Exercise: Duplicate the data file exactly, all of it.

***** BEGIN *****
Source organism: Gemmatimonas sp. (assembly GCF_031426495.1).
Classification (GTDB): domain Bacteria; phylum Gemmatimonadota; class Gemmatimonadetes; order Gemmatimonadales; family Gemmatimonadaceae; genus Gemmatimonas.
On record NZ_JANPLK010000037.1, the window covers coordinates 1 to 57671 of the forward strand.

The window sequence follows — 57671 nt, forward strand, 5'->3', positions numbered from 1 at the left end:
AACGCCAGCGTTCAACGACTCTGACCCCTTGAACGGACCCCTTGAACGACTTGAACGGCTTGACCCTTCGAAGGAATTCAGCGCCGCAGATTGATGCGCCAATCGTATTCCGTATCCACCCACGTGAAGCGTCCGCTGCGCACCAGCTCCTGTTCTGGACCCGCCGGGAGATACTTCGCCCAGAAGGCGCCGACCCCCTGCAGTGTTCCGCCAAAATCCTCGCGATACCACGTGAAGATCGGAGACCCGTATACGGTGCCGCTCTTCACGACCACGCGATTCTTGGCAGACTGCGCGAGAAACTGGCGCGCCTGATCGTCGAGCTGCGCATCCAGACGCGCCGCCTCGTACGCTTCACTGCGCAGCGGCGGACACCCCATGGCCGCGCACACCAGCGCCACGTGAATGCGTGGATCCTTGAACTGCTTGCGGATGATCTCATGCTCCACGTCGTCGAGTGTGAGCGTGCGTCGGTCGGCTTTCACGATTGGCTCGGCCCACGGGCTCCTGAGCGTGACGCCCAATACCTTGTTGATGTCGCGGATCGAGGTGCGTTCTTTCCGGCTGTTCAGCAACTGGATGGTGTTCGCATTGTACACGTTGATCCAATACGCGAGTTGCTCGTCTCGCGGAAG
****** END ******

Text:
Source organism: Gemmatimonas sp. (assembly GCF_031426495.1).
Classification (GTDB): domain Bacteria; phylum Gemmatimonadota; class Gemmatimonadetes; order Gemmatimonadales; family Gemmatimonadaceae; genus Gemmatimonas.
On record NZ_JANPLK010000037.1, the window covers coordinates 1 to 57671 of the forward strand.

The window sequence follows — 57671 nt, forward strand, 5'->3', positions numbered from 1 at the left end:
AACGCCAGCGTTCAACGACTCTGACCCCTTGAACGGACCCCTTGAACGACTTGAACGGCTTGACCCTTCGAAGGAATTCAGCGCCGCAGATTGATGCGCCAATCGTATTCCGTATCCACCCACGTGAAGCGTCCGCTGCGCACCAGCTCCTGTTCTGGACCCGCCGGGAGATACTTCGCCCAGAAGGCGCCGACCCCCTGCAGTGTTCCGCCAAAATCCTCGCGATACCACGTGAAGATCGGAGACCCGTATACGGTGCCGCTCTTCACGACCACGCGATTCTTGGCAGACTGCGCGAGAAACTGGCGCGCCTGATCGTCGAGCTGCGCATCCAGACGCGCCGCCTCGTACGCTTCACTGCGCAGCGGCGGACACCCCATGGCCGCGCACACCAGCGCCACGTGAATGCGTGGATCCTTGAACTGCTTGCGGATGATCTCATGCTCCACGTCGTCGAGTGTGAGCGTGCGTCGGTCGGCTTTCACGATTGGCTCGGCCCACGGGCTCCTGAGCGTGACGCCCAATACCTTGTTGATGTCGCGGATCGAGGTGCGTTCTTTCCGGCTGTTCAGCAACTGGATGGTGTTCGCATTGTACACGTTGATCCAATACGCGAGTTGCTCGTCTCGCGGAAG